With the exception of the pre-primary level, the number of enrolled students has increased in the past decade, adding pressure to the country’s already limited educational infrastructure. Total enrolment in basic and middle school is estimated to have reached 831,719 in 2014, up from 763,103 in 2004. With an insufficient number of schools, many institutions have adopted shorter school days, in which students attend classes either in the morning or the afternoon. Of MEDUCA’s 3243 schools, some 200 operate this way. In many schools conditions are less than ideal in terms of infrastructure, and they have not kept up with demand. Access to potable water and electricity, for example, remains a concern, especially in rural areas and the indigenous comarcas. In 2010, the most recent year for which figures are available, only 59% of primary schools and 63% of pre-middle and middle schools had potable water. Electricity was available at 67% of primary schools and 84% of pre-middle and middle schools. Although the percentage of students with access to a computer was relatively high (73% at primary level, and 77% in pre-middle and middle school), internet access was lower (20% and 27%, respectively) in 2010. Nevertheless, access to computers has increased considerably in recent years, after MEDUCA distributed 183,000 laptops to students in grades nine and 10 in 2012 and 2013.


While the two-shift school days have optimised infrastructure use, they have had a negative effect on the quality of education and development of students’ basic skills. Shortcomings are also associated with an insufficient number of teachers and poor training. In some cases, the lack of teachers has led to strikes and school closures.

In the WEF report, Panama ranked particularly low in maths and science, at 107th out of 144 countries, and only slightly higher in primary education (93rd). It did, however, rank high for internet access in schools (40th) and extent of staff training (47th).

The lack of quality has also been attributed to Panama’s historic underspending. Though education expenditure has increased in the past decade, it remains low, at 3.5% of GDP in 2011, according to the World Bank, below regional neighbours Belize (6.6% in 2010) and Nicaragua (4.6% in 2010). A recent WTO review of the economy noted that Panama “must devote more resources to social programmes, including improvements in the quality of education,” to meet the needs of a sustainable and growing economy.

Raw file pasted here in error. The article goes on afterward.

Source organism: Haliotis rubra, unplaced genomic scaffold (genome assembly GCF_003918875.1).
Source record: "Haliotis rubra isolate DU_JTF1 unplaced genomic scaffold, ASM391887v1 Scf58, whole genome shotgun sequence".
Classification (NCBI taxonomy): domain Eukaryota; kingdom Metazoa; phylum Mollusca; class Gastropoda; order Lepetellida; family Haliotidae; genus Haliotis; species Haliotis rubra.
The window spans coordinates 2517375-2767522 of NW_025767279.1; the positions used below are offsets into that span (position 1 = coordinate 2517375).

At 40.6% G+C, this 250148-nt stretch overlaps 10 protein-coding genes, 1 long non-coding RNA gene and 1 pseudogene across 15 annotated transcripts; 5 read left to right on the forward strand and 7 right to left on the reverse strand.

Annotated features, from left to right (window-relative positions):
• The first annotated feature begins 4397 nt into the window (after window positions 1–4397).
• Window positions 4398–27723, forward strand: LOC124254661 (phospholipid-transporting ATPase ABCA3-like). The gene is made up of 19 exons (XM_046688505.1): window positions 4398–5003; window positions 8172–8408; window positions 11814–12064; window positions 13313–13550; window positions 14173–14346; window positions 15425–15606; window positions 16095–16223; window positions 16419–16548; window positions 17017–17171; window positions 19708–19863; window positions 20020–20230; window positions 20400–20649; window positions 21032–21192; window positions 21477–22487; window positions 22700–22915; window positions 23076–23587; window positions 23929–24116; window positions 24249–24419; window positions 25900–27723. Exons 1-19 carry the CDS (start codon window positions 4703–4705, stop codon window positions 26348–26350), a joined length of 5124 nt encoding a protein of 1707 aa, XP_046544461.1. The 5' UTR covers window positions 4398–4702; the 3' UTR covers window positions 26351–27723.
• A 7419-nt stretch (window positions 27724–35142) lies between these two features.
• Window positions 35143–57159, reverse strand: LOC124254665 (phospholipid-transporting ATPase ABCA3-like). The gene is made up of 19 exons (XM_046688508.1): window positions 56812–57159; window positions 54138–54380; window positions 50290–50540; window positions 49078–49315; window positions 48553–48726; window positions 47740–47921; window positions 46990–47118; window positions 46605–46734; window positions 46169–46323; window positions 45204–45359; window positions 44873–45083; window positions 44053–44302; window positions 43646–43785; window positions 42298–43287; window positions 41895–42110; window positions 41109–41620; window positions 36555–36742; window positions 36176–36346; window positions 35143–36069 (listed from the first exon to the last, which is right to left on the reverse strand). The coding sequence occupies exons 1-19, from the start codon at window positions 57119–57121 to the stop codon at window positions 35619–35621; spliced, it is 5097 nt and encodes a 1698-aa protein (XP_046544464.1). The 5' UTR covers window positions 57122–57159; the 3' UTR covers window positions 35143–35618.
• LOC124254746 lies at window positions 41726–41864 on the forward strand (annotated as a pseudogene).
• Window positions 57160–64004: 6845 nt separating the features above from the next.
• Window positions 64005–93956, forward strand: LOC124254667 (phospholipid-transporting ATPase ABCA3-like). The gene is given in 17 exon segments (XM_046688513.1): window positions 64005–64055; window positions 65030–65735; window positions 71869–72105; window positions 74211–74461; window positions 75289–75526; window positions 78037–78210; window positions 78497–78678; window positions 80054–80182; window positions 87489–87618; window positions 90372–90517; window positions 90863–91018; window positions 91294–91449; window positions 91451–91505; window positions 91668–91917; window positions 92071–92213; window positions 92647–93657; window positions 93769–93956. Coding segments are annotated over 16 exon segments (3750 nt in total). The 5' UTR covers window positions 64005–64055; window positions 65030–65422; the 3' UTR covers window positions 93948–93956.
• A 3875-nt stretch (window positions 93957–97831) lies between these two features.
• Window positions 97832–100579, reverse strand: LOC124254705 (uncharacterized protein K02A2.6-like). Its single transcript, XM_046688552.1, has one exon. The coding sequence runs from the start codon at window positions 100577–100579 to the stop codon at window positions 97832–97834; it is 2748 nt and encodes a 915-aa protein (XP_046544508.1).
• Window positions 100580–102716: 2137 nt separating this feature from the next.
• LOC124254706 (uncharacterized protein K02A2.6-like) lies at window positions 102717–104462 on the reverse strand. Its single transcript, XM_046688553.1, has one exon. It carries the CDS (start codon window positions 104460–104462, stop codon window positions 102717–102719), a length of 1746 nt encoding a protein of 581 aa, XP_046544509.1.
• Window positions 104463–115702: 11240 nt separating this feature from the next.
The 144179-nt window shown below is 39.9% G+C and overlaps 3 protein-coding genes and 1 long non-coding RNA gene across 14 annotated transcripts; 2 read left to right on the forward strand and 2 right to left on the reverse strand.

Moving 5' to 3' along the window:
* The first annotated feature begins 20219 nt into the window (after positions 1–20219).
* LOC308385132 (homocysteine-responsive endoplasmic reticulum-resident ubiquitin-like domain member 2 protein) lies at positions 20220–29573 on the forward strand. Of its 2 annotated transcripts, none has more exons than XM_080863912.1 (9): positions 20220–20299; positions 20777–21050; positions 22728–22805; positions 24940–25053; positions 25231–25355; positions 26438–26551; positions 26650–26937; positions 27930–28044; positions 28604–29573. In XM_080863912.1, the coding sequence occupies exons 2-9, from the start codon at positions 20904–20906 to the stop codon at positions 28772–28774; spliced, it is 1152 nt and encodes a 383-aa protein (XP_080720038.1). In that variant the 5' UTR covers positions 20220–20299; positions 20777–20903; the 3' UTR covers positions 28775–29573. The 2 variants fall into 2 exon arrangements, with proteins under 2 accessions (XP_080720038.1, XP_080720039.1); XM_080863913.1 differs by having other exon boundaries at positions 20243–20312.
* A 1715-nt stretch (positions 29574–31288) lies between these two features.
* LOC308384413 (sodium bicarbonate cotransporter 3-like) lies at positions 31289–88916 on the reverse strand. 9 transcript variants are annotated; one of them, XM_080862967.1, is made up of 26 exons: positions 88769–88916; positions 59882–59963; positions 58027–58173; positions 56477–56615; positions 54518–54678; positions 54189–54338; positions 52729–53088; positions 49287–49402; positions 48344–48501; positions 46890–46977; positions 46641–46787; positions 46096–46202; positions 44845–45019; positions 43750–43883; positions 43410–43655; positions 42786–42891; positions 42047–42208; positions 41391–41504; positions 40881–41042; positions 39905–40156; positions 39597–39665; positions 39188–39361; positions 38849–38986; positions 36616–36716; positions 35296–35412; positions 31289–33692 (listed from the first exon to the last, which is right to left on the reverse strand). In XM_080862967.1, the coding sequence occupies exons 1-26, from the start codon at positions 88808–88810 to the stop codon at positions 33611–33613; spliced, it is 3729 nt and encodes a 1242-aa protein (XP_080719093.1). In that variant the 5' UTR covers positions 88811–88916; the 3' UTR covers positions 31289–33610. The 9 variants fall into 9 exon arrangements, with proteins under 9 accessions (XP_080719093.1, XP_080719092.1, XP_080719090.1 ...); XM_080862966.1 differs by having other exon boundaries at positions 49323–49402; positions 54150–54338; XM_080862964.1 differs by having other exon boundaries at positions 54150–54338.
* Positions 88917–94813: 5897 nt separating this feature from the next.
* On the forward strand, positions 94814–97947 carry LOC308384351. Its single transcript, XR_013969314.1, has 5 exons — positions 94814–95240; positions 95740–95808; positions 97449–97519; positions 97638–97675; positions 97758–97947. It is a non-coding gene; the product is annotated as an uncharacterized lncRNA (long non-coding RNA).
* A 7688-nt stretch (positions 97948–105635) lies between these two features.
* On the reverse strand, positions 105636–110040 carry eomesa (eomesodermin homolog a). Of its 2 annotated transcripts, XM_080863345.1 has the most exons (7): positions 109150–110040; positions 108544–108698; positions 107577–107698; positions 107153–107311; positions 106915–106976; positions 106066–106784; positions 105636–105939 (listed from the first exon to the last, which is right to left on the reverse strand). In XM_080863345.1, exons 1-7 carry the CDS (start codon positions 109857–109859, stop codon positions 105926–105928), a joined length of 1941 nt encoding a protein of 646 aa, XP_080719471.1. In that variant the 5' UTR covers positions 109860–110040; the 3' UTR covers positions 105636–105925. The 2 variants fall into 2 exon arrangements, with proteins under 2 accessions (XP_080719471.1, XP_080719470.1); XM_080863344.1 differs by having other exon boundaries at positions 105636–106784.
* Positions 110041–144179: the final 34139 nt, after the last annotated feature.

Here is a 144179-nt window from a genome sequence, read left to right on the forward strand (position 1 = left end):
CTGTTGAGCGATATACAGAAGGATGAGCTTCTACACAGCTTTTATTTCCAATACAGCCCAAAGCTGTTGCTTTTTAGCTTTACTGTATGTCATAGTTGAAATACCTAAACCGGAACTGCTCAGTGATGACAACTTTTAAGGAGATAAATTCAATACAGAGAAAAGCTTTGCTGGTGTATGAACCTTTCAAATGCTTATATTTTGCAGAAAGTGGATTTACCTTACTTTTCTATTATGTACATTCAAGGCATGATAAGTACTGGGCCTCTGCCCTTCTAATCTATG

To that end, Panama has been rolling out improvements. Curriculum reform introduced in 2010 emphasised skills training, and contributed to the unification of curricula and standardisation of education across the country. It also divided the academic year into quarters and established the National Curricular Innovation and Renovation Team, formed by teachers and professionals to update curricula throughout the year. By 2014, 3185 educational centres had implemented the reform, and total annual investment in the programme averaged 0.9% of GDP since it began, according to the OECD. The National Teacher Training Team was also established in 2011.

In 2012 Decree 920 sought to extend the number of instruction hours and introduce a new package of salary incentives. However, opposition from teacher unions, in particular, sparked a month-long protest in August 2013, shutting down a large part of the primary education system and ultimately leading authorities to discard the decree. Since 2012 the Entre Pares programme has also required teachers to undergo a 15-day intensive course on computer-oriented teaching. As of early 2015, the scheme had covered 100% of the permanent workforce, or 35,300 instructors.


Since taking office in July 2014, President Juan Carlos Varela has continued the previous government’s emphasis on expanding infrastructure and improving teacher training, while also strengthening student funding. MEDUCA’s budget for 2015 is nearly $1.29bn (up from $1bn in 2013), of which $412m is earmarked for investment, particularly in expanding infrastructure for middle and post-secondary schools. In October 2014 Varela initiated the Mi Escuela Primero programme, aimed at rehabilitating and improving conditions in 3600 schools across the country with private sector assistance. Additionally, Varela’s government has plans to add 10,000 classrooms to the existing 28,000, to enable students to shift to full-day schooling. Tenders for construction and renovation are overseen by the Ministry of Public Works.